While the touch screen and analogue sticks are great, I do have an issue with how small and how close together the face buttons are. They’re certainly smaller than those on the PSP or dualshock 3 pad, and the d-pad is single plus-shaped block. While they work pretty well, it is very cramped and the analogue sticks are too close to the face buttons. This isn’t too much of an issue on the left, as you tend to use either the d-pad or the analogue stick, but I found playing WipEout that my right thumb keeps nudging the analogue stick, which causes your ship to perform an annoying 180 degree turn. Furthermore, I’m still to be convinced on the real benefits and applications of the rear touch-pad. This is intended to act exactly the same as the touch screen (it’s the same size, and had the same texture) without your fingers getting in the way, but it does seem a little unresponsive and I’ve yet to see it applied particularly well into a game.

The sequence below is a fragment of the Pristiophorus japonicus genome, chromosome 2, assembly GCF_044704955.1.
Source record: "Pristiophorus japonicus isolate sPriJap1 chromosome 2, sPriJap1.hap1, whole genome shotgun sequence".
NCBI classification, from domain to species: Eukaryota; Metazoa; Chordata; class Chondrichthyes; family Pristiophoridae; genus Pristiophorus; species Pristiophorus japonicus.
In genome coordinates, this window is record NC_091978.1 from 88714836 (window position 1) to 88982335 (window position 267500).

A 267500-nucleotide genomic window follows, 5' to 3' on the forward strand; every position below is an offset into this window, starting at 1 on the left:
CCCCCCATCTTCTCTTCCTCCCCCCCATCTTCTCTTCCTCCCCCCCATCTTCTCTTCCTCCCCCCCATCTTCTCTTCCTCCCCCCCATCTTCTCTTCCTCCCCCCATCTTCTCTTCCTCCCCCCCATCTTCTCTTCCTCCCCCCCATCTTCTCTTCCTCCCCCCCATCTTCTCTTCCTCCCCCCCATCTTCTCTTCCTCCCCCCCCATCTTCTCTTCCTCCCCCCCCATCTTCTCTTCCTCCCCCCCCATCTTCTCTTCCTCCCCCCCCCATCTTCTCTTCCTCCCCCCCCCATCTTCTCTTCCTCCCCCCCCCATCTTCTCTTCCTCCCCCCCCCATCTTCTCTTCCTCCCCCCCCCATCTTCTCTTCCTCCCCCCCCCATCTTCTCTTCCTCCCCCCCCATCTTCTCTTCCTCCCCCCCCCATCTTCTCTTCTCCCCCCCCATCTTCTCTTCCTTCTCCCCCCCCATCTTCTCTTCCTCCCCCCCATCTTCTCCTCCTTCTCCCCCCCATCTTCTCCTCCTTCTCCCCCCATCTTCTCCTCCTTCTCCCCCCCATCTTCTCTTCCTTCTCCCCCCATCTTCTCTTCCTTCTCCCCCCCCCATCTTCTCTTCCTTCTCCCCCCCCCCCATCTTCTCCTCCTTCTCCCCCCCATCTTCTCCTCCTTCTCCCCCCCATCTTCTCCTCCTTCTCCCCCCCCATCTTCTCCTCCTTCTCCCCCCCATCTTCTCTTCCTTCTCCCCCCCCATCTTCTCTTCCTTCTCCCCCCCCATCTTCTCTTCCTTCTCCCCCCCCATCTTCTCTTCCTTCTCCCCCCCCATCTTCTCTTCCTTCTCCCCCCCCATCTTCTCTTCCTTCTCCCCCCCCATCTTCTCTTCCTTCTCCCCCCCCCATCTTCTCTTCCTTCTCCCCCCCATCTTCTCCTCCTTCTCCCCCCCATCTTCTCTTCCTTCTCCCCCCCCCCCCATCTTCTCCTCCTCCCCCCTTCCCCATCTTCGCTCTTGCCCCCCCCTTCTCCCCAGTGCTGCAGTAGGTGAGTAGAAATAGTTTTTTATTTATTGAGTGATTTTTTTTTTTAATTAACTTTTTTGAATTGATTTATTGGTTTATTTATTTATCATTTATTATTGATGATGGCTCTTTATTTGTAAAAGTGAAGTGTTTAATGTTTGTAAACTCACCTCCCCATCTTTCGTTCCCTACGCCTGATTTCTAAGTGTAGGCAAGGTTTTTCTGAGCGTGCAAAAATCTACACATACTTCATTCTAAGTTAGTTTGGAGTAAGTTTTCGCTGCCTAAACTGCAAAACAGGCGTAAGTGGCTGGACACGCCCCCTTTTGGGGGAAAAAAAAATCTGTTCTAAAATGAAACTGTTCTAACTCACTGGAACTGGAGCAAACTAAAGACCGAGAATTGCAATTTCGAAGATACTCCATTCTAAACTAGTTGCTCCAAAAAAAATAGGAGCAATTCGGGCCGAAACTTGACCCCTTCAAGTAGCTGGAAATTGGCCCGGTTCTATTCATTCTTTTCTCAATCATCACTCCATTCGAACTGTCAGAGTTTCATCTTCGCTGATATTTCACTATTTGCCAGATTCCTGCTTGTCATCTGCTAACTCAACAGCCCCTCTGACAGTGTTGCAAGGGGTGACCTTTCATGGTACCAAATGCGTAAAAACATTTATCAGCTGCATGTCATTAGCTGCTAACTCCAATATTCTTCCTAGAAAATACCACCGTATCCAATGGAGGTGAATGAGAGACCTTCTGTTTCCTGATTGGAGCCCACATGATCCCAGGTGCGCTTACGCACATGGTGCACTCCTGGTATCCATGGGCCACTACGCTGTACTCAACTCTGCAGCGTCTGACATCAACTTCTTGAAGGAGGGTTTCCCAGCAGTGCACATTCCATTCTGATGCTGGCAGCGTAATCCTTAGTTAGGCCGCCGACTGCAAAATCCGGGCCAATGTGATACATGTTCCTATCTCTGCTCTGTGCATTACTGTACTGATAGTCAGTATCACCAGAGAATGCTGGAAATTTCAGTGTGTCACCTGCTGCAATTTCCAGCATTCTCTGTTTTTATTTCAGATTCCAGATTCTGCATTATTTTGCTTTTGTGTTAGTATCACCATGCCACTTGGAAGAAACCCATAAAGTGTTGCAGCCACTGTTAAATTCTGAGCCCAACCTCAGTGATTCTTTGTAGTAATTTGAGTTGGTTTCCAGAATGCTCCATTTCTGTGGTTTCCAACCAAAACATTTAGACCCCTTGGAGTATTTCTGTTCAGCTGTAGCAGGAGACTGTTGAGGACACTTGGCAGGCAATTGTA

I mentioned the size of the Vita above, and while in some respects it’s unfair to criticise the Vita for this, at 182mm (7.2 inches) across it certainly isn’t a pocket-sized gaming device. That said, it’s actually more comfortable to hold for long periods than the PSP, with small concave indentations on the back to aid your grip.